When the glaciers send down their torrents and flood the Rhone, it is the immemorial belief that the Devil may be sometimes seen swimming in it, with a sword in one hand and a golden globe in the other. Since it is contrary to all orthodox folklore that the Devil should be so friendly with water, the name must be regarded as a modern substitute for the earlier Rhone demon. We probably get closer to the original form of the superstition in the Swiss Oberland, which interprets the noises of the Furka Glacier, which feeds the Rhone, as the groans of wicked souls condemned for ever to labour there in directing the river's course; their mistress being a demoness who sometimes appears just before the floods, floating on a raft, and ordering the river to rise.

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There is a tidal demonolatry also. The author of Rambles in Northumberland' gives a tradition concerning the river Wansbeck: ‘This river discharges itself into the sea at a place called Cambois, about nine miles to the eastward, and the tide flows to within five miles of Morpeth. Tradition reports that Michael Scott, whose fame as a wizard is not confined to Scotland, would have brought the tide to the town had not the courage of the person failed upon whom the execution of this project depended. This agent of Michael, after his principal had performed certain spells, was to run from the neighbourhood of Cambois to Morpeth without looking behind, and the tide would follow him. After having advanced a certain distance he became alarmed at the roaring of the waters behind him, and forgetting the injunction, gave a glance over his shoulder to see if the danger was imminent, when the advancing tide immediately stopped, and the burgesses of Morpeth thus lost the chance of having the Wansbeck navigable between their town and the sea. It is also said that Michael intended to confer a similar favour on the inhabitants of Durham, by making the Wear navigable to their city; but his good intentions, which were to be carried into effect in the same manner, were also frustrated by the cowardice of the person who had to guide the tide.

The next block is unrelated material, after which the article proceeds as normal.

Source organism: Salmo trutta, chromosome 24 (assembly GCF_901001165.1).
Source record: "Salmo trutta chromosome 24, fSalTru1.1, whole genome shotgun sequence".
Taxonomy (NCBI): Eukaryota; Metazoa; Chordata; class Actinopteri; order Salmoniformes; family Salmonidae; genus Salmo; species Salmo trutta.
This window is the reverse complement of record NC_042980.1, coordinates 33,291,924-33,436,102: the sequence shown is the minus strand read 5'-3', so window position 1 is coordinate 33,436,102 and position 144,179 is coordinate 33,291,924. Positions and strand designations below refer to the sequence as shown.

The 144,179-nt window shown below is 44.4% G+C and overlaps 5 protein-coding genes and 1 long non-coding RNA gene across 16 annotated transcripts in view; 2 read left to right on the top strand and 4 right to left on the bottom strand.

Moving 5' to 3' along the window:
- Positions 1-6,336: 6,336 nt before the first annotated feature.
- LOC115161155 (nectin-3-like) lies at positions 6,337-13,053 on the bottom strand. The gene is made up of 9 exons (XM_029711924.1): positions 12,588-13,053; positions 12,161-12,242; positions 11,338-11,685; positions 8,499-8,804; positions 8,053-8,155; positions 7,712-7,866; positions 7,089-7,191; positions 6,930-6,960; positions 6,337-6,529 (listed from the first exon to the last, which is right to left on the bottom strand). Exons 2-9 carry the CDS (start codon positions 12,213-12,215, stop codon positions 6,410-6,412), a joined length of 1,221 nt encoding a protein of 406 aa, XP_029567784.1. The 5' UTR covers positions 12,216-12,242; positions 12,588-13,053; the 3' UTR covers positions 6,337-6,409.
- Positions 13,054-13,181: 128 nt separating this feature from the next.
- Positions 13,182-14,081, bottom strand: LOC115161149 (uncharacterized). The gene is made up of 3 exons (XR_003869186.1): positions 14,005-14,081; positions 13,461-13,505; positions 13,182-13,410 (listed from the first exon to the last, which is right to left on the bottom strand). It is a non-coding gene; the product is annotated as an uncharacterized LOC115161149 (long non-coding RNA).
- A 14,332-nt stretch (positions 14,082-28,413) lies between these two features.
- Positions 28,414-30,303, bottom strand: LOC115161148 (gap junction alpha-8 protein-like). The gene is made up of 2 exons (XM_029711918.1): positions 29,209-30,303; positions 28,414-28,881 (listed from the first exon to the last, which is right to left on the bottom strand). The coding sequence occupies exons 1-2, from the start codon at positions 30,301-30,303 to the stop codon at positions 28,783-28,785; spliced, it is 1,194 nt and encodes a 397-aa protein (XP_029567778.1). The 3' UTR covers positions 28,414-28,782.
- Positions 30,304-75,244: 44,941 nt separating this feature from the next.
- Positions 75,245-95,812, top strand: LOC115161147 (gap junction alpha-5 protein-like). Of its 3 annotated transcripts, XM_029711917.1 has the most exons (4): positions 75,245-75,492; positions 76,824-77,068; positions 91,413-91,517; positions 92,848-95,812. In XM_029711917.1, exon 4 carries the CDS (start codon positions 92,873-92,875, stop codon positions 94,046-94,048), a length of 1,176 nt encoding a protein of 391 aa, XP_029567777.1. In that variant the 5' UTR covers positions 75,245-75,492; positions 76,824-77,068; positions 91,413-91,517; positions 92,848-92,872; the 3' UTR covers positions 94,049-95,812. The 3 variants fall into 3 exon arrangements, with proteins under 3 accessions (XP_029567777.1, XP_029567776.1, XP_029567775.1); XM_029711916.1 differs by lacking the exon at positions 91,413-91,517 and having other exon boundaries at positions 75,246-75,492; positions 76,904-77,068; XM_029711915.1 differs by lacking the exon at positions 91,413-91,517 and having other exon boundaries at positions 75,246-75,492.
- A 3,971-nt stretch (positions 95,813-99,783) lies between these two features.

The gentle and just king Æolus, who taught his islanders navigation, in his mythologic transfiguration had to share the wayward dispositions of the winds he was said to rule; but though he wrecked the Trojan fleet and many a ship, his old human heart remained to be trusted on the appearance of Halcyon. His unhappy daughter of that name cast herself into the sea after the shipwreck of her husband (Ceyx), and the two were changed into birds. It was believed that for seven days before and seven after